July 30, 2019
By Blake Marchand
Justin Harris is a Programmer/Electrician for COREngineering, a New Brunswick based mechanical engineering firm that specializes in the design of custom equipment. Some of their projects include specialized conveyors, power factor systems, palettizing systems, pneumatic drop testers, as well as panel builds.
As you will see in the interview below, Harris is the only electrician at COREngineering. As such, he is responsible for everything electrical, from quotes to field service, programming, wiring, pneumatics, and mechanical assembly.
Following high-school, Justin worked for several years moving from labour job to labour job including a stint in the Alberta oil fields. “I eventually got tired of breaking my back everyday,” he noted, and went back to school to upgrade his math and biology credits so that he could enroll at Holland College in the industrial electrical program. Harris told Panel Builder & Systems Integrator that he had very little knowledge about the industry when he began in the program, which, understandably, presented a considerable challenge.
“My first year was a great challenge as I did not know anything about electrical, including not knowing what AC or DC stood for, or even the difference between a volt or an ampere,” he explained, “After a challenging year of school, I passed my block 1 exam and achieved my first block.” Despite the challenge, Justin was committed to furthering his education and entering the electrical industry, “I did not find a job in the electrical field after the first year of school, but I didn’t give up!”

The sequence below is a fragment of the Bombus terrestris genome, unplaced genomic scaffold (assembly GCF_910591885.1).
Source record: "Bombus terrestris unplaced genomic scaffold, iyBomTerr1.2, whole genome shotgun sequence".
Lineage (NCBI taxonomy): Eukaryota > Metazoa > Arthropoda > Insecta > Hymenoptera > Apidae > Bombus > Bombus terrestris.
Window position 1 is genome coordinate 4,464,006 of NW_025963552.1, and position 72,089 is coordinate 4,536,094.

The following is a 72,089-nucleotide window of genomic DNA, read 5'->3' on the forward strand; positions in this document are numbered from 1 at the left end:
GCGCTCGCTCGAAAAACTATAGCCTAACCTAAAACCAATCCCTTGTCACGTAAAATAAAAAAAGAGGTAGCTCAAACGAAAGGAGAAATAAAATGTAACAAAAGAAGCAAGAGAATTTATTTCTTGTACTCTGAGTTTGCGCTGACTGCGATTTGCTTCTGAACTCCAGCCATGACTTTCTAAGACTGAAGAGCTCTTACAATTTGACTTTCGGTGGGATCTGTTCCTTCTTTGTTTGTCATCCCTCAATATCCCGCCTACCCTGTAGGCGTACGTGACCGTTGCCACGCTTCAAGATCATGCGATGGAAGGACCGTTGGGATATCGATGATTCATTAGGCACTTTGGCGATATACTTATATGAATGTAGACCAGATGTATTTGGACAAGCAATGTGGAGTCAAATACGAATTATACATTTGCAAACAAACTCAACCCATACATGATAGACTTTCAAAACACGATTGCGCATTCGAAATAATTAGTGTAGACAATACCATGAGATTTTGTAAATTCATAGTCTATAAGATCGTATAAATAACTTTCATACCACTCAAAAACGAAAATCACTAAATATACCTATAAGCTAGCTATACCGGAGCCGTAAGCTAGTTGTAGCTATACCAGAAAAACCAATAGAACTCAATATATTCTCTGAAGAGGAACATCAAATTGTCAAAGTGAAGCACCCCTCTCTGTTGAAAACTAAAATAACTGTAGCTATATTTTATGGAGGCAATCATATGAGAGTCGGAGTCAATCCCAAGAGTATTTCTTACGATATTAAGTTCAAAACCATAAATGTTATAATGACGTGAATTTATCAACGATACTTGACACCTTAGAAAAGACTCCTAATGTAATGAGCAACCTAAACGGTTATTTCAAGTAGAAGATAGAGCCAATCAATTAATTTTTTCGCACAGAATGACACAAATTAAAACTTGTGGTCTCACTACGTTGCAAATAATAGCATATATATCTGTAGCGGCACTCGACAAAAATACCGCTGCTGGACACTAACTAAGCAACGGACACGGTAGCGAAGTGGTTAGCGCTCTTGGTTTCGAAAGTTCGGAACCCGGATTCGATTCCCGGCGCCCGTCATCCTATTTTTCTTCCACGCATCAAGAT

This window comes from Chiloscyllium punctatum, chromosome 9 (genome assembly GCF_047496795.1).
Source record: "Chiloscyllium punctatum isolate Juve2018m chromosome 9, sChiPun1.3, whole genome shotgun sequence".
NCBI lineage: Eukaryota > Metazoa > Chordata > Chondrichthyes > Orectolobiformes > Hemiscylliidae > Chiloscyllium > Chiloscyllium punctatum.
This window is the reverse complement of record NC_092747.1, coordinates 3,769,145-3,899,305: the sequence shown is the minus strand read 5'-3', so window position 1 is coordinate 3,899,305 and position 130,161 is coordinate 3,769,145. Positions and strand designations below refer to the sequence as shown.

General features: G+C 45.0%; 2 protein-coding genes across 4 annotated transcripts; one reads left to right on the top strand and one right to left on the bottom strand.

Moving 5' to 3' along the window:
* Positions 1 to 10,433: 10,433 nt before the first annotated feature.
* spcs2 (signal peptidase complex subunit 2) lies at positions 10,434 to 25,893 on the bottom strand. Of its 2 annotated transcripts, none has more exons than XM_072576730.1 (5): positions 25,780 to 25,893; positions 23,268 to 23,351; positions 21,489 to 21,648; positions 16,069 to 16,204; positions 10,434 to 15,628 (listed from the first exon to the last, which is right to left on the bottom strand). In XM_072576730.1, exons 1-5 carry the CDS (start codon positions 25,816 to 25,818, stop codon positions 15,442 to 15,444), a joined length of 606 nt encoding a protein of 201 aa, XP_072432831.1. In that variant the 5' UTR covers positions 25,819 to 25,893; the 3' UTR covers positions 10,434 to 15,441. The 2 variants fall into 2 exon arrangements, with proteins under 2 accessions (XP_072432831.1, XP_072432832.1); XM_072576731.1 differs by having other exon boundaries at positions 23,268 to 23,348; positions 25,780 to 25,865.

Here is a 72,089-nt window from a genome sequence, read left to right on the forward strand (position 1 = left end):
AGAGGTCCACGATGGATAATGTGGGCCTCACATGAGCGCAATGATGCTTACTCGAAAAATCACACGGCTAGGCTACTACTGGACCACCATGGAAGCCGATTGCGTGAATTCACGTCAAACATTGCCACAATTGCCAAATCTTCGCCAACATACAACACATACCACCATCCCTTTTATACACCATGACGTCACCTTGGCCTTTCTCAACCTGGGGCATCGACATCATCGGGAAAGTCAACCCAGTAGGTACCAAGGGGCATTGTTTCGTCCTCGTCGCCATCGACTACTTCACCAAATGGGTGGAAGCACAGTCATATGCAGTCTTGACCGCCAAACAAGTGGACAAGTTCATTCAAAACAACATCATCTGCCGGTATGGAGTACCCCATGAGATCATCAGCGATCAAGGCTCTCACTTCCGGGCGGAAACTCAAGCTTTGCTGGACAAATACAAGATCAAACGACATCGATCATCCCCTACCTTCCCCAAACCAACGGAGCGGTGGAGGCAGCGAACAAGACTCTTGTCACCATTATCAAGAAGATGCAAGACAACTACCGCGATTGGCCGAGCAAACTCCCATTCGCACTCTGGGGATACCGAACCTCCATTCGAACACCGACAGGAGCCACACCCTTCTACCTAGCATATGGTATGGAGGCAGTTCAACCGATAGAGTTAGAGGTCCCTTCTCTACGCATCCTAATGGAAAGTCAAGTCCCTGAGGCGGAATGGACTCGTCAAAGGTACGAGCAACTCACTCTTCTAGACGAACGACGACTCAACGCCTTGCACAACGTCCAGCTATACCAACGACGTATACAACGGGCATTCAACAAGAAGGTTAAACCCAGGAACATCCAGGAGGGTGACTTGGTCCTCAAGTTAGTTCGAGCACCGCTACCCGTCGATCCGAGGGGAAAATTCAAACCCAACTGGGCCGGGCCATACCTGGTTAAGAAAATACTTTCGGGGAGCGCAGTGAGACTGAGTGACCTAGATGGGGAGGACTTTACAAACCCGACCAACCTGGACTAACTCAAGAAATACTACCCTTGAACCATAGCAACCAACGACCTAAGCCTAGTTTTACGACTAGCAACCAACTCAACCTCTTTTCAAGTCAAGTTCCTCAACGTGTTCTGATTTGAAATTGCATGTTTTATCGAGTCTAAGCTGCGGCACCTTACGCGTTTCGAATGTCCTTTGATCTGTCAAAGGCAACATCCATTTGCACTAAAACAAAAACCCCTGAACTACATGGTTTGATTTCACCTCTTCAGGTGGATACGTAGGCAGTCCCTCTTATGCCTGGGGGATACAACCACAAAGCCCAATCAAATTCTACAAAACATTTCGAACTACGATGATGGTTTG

Harris returned to school to get his industrial block 5. With a base knowledge of the electrical industry he had a very successful year, which included receiving 109% in his PLC course with the help of a bonus project few students had previously completed successfully. He also participated in the school’s skills competition, finishing in third place. With two years of formal training in his pocket, Harris took a job with Olympia Electric in PEI where he remained for a year before returning to school and furthering his education.
“I wrote my block 2 and passed with excellent marks and then went on to work with Chas M Stewart Electrical and Alarms,” he explained, “After a bit I was getting bored of doing residential and commercial wiring procedures, so I moved to bigger better things.” Which is when he found a job with COREngineering, and since has gained a very extensive knowledge from training courses in safety such as arc flash, guarding, robotics training, and programming in robotics as well as completing his block 3.
Can you tell us a little about your work with COREngineering?
I found a job with COREngineering in Moncton New Brunswick. So, I relocated to Moncton and started work in January 2018 doing everything from quoting, sourcing, designing, building, and commissioning machinery that we custom design for clients. We do anything and everything from design, conveyors, vision system, power factor correction, you name it.
Why did you choose to pursue a career in the electrical industry?